Wordpress logoBlogsThe platform doesn't matter – I use WordPress - but the concept of providing a means to create, share, and deliver content is the basis for a new way of learning. My e-learning blog, the E-Learning Curve Blog (unashamed plug) provides commentary and news on the domain of professional learning and development.
Apple iMovie logoiMovieEasier to use than Adobe Premiere, more powerful than Story Remix; iMovie is my post-production tool for 90% of the video elements that appear in courseware developed for my customers and clients. Whether you're just "topping and tailing" a piece of video or creating the elements for a sophisticated soft skills course, iMovie is a must-have application, as far as I’m concerned.
Mindjet Mindmanager logoMindJet Mind Manager ProMind-mapping - using diagrams used to represent words, ideas, tasks, and concepts linked to and arranged around a central topic (and used to generate, visualize, structure ideas), is central to the way I work, research, organize, solve problems, and make decisions. I build the framework for all of the learning & education programmes I develop in Mind Manager. It is powerful intermediary in developing ideas, concepts, and course design.
MoodleAn institution in institutions! Martin Dougiamas' erstwhile thesis project continues to meet the learning management requirements of any number and type of organization. Social Constructivist? Virtual Learning Environment? Easy-to-use? Great Platform.
Statcounter logoStatCounterEvery learning professional knows that “if you can’t measure it, you can’t manage it.” This mantra has an extra resonance in the online learning world. StatCounter is a Web analysis tool that enables me to understand the requirements of learners who use my courseware, as well as how visitors interact with my blog.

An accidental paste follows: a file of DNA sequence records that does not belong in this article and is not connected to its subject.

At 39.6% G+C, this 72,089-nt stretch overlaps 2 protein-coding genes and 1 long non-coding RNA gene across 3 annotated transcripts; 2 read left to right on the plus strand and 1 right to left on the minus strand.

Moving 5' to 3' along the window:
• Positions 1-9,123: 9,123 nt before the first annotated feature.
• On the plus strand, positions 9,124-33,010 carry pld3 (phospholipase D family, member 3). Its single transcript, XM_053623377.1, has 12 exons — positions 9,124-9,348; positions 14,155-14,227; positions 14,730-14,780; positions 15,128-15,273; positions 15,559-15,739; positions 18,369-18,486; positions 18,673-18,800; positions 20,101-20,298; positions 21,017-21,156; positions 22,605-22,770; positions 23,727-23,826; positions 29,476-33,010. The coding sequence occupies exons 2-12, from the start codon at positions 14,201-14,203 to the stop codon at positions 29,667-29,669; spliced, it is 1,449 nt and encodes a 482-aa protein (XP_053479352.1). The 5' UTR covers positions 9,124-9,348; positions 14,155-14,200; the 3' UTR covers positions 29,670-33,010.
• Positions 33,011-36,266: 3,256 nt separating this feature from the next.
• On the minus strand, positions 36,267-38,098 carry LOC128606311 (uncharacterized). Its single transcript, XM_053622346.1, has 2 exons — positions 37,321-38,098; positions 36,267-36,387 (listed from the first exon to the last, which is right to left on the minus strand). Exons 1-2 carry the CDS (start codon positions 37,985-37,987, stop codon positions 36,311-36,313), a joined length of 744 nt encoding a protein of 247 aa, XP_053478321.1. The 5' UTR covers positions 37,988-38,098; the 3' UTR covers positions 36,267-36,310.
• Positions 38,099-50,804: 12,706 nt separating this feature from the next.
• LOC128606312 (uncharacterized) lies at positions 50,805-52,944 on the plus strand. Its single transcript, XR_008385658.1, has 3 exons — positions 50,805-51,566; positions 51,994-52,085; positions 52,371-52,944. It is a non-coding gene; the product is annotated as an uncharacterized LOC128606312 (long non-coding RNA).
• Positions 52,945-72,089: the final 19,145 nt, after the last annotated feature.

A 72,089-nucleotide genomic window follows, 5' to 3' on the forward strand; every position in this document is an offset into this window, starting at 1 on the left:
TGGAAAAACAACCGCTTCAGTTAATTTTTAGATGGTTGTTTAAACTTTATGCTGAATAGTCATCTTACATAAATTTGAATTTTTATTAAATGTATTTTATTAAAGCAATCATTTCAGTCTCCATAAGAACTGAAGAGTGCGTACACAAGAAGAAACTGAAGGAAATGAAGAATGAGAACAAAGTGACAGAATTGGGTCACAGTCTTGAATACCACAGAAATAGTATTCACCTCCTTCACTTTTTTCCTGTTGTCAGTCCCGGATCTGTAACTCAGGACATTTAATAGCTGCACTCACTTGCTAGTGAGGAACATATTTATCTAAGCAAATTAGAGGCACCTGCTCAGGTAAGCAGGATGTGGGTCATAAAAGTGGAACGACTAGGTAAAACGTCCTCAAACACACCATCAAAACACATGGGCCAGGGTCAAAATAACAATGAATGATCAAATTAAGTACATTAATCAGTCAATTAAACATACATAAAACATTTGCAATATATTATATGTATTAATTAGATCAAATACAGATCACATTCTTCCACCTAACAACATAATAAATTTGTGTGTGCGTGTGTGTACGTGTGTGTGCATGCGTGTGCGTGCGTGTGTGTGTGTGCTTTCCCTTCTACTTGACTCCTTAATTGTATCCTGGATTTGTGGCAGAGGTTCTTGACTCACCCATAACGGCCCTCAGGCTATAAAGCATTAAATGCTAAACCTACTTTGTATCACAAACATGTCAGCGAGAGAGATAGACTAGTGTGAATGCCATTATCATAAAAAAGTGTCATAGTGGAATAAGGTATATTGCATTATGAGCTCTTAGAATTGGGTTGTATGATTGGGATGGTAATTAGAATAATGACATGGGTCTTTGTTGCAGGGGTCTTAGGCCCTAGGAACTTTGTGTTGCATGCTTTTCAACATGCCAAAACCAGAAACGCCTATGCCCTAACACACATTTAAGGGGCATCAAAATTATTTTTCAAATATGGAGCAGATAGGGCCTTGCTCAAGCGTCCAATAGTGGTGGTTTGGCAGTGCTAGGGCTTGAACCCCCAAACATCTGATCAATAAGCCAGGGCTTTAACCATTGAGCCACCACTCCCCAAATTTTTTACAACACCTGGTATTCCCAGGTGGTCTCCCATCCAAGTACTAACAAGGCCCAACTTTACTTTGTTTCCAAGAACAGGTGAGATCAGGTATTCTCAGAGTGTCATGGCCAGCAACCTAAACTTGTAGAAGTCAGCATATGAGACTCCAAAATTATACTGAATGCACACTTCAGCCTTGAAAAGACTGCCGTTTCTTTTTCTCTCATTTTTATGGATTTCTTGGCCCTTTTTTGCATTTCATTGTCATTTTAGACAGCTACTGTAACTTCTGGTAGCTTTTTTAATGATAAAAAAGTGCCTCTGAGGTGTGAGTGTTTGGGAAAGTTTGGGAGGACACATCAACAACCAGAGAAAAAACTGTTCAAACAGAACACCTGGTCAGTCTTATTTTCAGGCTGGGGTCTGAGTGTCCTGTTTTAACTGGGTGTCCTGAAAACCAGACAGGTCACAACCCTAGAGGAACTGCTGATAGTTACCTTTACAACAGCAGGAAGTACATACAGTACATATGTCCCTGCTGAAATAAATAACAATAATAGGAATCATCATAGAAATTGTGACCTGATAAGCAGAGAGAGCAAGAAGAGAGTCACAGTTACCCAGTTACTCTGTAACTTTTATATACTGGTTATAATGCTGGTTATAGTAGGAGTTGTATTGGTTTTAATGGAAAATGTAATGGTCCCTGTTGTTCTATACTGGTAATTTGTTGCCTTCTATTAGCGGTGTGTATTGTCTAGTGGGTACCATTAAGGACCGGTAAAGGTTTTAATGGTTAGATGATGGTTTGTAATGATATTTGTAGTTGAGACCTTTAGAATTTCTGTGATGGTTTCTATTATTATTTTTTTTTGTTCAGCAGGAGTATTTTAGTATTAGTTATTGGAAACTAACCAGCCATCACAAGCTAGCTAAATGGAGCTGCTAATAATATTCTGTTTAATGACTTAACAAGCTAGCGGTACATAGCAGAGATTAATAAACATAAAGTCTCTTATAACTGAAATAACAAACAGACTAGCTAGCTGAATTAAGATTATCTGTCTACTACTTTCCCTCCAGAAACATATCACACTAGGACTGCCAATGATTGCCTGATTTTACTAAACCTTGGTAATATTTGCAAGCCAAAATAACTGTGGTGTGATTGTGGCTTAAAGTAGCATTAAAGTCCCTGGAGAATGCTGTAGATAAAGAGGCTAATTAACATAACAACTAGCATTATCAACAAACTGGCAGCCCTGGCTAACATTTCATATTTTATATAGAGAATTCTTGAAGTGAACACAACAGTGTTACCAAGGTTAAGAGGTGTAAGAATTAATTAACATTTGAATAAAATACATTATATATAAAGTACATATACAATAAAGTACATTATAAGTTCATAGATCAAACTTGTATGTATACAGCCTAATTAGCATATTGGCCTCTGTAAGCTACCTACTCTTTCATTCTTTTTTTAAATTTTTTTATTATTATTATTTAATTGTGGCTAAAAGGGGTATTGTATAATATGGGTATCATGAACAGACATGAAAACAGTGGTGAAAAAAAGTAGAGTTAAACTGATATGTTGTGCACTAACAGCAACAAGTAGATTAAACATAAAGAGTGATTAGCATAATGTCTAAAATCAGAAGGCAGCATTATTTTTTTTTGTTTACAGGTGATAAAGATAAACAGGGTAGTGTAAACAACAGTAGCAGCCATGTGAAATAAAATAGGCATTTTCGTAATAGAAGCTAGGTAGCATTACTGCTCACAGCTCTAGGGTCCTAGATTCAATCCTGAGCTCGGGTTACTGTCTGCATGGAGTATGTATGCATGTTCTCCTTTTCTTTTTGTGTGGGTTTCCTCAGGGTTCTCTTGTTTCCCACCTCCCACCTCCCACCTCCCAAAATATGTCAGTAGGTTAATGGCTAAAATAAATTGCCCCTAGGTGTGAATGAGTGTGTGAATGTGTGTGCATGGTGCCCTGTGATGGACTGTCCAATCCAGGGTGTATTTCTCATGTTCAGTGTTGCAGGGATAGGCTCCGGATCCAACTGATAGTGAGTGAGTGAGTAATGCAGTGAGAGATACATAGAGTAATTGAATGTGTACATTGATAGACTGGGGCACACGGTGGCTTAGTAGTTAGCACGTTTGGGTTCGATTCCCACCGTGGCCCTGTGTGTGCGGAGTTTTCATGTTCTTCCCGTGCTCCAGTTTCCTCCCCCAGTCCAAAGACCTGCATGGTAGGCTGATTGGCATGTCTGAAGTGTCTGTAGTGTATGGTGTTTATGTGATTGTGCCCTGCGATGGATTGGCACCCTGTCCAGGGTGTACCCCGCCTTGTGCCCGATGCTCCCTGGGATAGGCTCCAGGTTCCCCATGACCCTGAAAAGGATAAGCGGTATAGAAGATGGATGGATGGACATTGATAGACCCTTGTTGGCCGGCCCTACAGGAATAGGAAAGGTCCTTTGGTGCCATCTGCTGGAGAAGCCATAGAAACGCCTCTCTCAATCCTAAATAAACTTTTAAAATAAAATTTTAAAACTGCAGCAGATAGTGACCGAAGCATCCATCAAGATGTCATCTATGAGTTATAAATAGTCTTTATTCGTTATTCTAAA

Camtasia logoTechsmith CamtasiaA very powerful rapid e-learning authoring tool for demonstrations, simulations, evaluation, and scenario-based learning. This application – which was recently upgraded – is my “weapon of choice” for much of my e-learning content production work. It would probably be the Number 1 Tool on my list if I went for a merit-based rather than alphabetical format.
Textpad logoTextWrangler (MacOS) or TextPad (Windows)These two programs are advanced text editors that enable users to create and edit text documents, XML, JavaScript and other interpreted content without the extraneous "bloat" of word-processing applications. I find it easier to create content in the stripped-down environment they support before transferring to Word, PowerPoint, or some other application for final enhancement and publishing (this list was created in TextWrangler, for example).

The poll for 2017 has now closed. We can expect even more development, innovation, and change in time for the 2018 list. So, what are your current Top 10 Learning Tools, and what do expect to change in time for next year’s nominations? Let me know in the comments below.